Tropical micro jigging – Does it work?

AS regular readers already know, I recently headed north to magnificent Melville Island Lodge to drop mini metals in search of reef-dwelling predators.

This trip, on which I was accompanied by my 18-year-old son Jack and great mate Aku Valta (the MD of Rapala), was something of an experiment: to my knowledge, the “micro jigging” craze which is so successful on southern species such as kings and snapper hasn’t been featured much in Top End waters. Would it work? Perhaps more importantly, could the ultra-light jig tackle handle ferocious northern sportfish?

The answer to the first question is an unequivocal yes. A host of fish including mackerel, golden snapper, coral trout, cod, various lutjanids, tuna and even sharks attacked our mini metals.

The second question requires a slightly more complex response. There was no problem dealing with the target fish. The jig gear we used (a Storm Gomoku Kaiten rod with an Okuma RTX 30 loaded with 18lb Sufix 832 braid together with a Black Hole Magic Eye Torque TJ-582S jig stick teamed with a Daiwa Certate 2500 and 30lb Sunline PE braid) proved effective at hooking and fighting fish ranging from greedy little cod to respectable Spaniards and trevally.

The problems eventuated when the hooked fish got eaten by either giant cod (there’s a resident cod known as “The General” which weighs around 300 kilos at one of the reefs off the Lodge) or sharks. Once your hooked fish got snaffled (usually by a whopper cod) you had no hope. That said, you’d have little chance of landing these monsters on anything but the heaviest tackle. Poor old Aku got dragged around the boat for about 30 minutes after The General scoffed one of his trevally … Eventually the big old cod got sick of playing around and comprehensively smashed Aku in the reef!


Rapala’s Aku Valta (foreground) and top NT guide Wazza Smith with a couple of jigged up macks.

As far as I’m concerned, the positives of micro jigging far outweigh the negatives. The great thing about this light jig tackle is how easy it is to use. Balanced lightweight combos make active fishing all the more enjoyable, especially in the heat of the tropics. I found it a pleasure to jig and spin with this gear and experienced no fatigue at all. The gear was also very versatile. Although we mainly jigged a variety of Storm, Maria, Halco and Williamson jigs, we also threw plastics and cast metals – I even used my top-of-the-line Black Hole outfit to fish baits offshore and cast lures at snags for barra!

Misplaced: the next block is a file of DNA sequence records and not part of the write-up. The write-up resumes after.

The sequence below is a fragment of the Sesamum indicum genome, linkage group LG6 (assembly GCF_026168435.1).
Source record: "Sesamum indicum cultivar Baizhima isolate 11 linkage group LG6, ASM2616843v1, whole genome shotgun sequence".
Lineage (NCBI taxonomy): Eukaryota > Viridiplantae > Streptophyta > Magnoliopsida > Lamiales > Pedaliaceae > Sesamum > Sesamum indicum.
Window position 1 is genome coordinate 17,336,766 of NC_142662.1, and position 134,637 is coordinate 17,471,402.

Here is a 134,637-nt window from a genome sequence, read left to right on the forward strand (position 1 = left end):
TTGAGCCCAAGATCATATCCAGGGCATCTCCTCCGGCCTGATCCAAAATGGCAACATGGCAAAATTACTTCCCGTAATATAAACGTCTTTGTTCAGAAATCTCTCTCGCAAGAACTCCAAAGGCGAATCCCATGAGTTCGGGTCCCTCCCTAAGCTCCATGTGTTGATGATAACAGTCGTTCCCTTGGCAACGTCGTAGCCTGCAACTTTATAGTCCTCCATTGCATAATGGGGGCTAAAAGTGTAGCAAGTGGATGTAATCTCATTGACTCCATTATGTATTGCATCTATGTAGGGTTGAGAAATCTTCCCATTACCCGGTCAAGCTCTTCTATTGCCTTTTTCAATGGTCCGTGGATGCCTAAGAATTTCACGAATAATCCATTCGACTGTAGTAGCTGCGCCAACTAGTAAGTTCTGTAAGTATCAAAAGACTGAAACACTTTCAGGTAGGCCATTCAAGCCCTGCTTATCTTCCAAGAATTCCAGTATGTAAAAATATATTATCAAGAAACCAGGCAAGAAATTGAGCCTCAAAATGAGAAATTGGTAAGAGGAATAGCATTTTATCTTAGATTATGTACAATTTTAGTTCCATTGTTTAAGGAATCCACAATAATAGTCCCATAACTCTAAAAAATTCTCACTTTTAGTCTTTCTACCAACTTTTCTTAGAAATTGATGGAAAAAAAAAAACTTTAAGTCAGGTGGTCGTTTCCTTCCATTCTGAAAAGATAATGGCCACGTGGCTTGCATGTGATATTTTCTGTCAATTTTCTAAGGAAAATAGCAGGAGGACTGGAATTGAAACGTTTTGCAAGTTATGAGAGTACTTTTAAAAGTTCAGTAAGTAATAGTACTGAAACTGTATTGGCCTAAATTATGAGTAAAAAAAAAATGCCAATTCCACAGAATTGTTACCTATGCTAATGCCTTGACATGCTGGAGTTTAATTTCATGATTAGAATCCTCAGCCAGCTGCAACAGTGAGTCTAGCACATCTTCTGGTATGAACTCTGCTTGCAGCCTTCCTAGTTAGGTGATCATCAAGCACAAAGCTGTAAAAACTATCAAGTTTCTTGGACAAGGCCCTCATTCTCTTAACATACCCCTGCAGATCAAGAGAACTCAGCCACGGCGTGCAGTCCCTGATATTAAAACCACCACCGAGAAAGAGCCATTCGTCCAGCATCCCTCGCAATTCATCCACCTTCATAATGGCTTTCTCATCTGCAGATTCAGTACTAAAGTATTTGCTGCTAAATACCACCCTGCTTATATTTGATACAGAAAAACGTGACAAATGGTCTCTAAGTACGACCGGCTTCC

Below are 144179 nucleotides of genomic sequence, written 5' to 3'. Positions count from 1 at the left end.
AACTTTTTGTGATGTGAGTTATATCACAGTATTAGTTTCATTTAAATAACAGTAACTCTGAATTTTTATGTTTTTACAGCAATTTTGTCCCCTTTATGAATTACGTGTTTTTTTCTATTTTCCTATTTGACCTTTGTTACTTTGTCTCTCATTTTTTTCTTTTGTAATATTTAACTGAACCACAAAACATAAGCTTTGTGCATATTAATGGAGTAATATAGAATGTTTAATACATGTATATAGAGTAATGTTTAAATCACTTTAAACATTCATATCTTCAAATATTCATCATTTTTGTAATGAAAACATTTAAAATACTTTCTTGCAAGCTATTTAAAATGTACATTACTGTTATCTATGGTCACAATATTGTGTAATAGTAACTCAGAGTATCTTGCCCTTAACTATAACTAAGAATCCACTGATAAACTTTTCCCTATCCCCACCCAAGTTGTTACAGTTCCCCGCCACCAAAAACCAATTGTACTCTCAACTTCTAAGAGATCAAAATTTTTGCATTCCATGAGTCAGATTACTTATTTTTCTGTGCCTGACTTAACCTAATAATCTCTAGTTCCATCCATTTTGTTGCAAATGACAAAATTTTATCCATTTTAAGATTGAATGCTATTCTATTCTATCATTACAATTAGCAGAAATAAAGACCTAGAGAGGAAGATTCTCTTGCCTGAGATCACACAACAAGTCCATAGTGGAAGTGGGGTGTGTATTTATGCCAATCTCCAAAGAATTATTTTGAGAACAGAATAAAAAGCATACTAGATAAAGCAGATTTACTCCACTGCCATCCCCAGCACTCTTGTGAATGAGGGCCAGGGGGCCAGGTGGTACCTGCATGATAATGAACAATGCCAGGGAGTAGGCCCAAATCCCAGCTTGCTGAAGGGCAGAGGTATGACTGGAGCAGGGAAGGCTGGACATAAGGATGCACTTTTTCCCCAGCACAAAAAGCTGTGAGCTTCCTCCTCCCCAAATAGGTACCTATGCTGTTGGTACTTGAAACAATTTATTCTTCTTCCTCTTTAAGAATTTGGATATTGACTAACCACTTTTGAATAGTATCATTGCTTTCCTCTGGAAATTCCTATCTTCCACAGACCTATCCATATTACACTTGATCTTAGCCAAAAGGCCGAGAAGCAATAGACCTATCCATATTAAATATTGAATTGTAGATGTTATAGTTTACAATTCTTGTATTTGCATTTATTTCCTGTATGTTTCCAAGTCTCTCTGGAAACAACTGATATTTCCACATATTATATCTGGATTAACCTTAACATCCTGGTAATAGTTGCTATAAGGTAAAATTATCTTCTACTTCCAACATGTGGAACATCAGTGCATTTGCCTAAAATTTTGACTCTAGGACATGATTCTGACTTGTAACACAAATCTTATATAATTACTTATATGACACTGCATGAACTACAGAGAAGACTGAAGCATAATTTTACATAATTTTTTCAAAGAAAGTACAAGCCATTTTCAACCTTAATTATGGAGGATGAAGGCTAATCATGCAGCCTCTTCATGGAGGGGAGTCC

The other benefit was that the relatively light tackle allowed maximum enjoyment of the fish. Even relatively small fish put up a good fight on this responsive tackle. Hook something decent and it’s surprising how much power these diminutive rods have. My Certate boasts seven kilos of drag and on a few of the bigger macks and reef fish I hooked I had it cranked up pretty hard. Under as much drag as I dared, the Magic Eye just loaded up – and up – and up. It was truly quite incredible how much pressure the rod took. The Gomoku rod, albeit a lighter stick, was much the same – it was scary to see how hard you could pull on these crazy little rods!

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Young jack Harnwell had a ball catching goldies with his Storm Gomoku outfit. This rod is the Kaiten model, the heaviest in the range.

The other interesting aspect of this trip related to the lures used. I took an assortment of jigs ranging from 25 to 160 grams. We were mainly fishing water in the 20 to 30m range and I had a preconception that jigs in the 80 to 120 gram range would produce the goods on trout, golden snapper, trevally and even jewfish. While we caught enough reef fish to keep us busy, the predominant species we encountered were Spanish mackerel. Interestingly, both the macks and the reefies spurned the larger jigs in favour of 25-40 gram models. The reason why became clear after a few fish spewed up masses of tiny bait. All the fish, even 8-10kg Spaniards, were gorging on 5cm baits.

I don’t recall getting a hit on a jig over 80 grams in weight. This was pretty surprising – and frustrating as our supply of small jigs soon diminished after a seemingly endless – and expensive! – series of bite offs and bust-ups due to marauding cod/sharks …

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Although a fairly light rod, the Gomoku is plenty strong!

The fish shied away from jigs rigged with wire, which made things even harder. A compromise was to use wire-rigged assist hooks (kindly supplied to me by Fisho writer Pete Zeroni, who’s well known as an NT jig specialist).

All up, this exploratory tropical micro jigging expedition ranks up there as one of the more interesting Top End trips I’ve done. We enjoyed spectacular weather, flat calm seas and consistent – and occasionally spectacular – action. Of course, fishing with legendary guide Warren “Wazza” Smith and staying at the luxurious Melville Island Lodge didn’t hurt either …

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Golden trevally were one of the more common catches on the small jigs.

Stay tuned for an in-depth article on tropical micro jigging in the March 2014 issue of Fisho. For info on the fishing options at Melville, see Heading there early or late in the season is probably the ideal option as you’ll get the best chance at the calm conditions needed for tropical bluewater sportfishing.

If you’re interested in finding out more about micro jigging tackle, go to for details on the Storm Gomoku gear and for the Black Hole rods and Maria jigs.

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